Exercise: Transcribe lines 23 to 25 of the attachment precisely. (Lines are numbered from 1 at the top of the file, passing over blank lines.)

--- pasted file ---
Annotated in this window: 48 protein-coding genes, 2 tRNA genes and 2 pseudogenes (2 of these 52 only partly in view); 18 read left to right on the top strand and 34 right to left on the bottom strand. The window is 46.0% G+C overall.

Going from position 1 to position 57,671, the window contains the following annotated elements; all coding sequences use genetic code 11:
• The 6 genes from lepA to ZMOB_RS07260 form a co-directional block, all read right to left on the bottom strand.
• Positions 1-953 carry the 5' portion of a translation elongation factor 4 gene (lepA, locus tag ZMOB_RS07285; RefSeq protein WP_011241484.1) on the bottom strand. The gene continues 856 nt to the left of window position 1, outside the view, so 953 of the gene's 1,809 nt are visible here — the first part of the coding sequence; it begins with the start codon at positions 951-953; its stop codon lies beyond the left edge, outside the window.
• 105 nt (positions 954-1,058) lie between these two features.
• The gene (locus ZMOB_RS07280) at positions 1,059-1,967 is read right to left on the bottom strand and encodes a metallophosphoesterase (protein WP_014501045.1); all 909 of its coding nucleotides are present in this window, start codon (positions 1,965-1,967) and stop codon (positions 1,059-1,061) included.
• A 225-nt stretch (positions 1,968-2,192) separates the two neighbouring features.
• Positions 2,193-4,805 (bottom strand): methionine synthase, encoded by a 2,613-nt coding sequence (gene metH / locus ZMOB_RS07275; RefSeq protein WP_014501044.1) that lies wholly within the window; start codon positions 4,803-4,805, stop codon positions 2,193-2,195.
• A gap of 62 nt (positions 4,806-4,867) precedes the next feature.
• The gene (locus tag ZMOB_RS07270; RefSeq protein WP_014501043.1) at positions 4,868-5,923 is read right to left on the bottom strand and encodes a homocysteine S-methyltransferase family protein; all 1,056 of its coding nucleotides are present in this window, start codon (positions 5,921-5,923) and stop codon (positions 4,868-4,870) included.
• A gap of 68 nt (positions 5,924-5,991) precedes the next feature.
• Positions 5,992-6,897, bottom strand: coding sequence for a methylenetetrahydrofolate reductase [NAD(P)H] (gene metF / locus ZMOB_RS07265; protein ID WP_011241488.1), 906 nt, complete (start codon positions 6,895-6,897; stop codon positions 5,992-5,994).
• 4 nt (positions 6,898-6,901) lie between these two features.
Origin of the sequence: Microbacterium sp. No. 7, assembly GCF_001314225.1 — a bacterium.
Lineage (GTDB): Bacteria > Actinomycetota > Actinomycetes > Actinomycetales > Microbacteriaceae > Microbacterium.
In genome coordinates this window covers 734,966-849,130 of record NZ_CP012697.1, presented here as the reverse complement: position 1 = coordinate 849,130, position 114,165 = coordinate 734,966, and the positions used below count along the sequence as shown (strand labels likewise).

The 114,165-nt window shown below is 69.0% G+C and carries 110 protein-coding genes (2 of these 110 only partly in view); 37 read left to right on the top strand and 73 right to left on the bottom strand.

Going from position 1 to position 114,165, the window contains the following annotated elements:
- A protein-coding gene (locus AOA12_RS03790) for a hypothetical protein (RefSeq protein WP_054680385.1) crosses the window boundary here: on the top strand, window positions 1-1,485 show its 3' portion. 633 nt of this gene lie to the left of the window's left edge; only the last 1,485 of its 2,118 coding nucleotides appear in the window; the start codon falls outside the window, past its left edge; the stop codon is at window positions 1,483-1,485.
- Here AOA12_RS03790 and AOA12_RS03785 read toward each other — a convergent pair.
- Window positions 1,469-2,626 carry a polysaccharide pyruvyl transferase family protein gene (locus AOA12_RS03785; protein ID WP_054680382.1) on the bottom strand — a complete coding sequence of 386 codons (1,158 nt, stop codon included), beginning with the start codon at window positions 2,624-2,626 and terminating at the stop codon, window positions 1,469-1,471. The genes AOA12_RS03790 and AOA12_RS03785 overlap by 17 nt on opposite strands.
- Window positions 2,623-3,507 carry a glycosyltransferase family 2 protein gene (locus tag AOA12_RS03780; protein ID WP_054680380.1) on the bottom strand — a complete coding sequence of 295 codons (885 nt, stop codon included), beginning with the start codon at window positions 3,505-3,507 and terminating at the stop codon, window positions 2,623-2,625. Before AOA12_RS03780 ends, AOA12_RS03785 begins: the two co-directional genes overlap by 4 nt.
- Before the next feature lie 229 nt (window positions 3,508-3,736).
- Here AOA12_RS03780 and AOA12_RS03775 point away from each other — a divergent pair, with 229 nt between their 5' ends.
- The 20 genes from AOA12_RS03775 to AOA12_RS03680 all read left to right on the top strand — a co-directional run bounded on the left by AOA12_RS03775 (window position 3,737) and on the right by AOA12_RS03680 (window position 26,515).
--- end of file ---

- Before the next feature lie 229 nt (window positions 3,508-3,736).
- Here AOA12_RS03780 and AOA12_RS03775 point away from each other — a divergent pair, with 229 nt between their 5' ends.
- The 20 genes from AOA12_RS03775 to AOA12_RS03680 all read left to right on the top strand — a co-directional run bounded on the left by AOA12_RS03775 (window position 3,737) and on the right by AOA12_RS03680 (window position 26,515).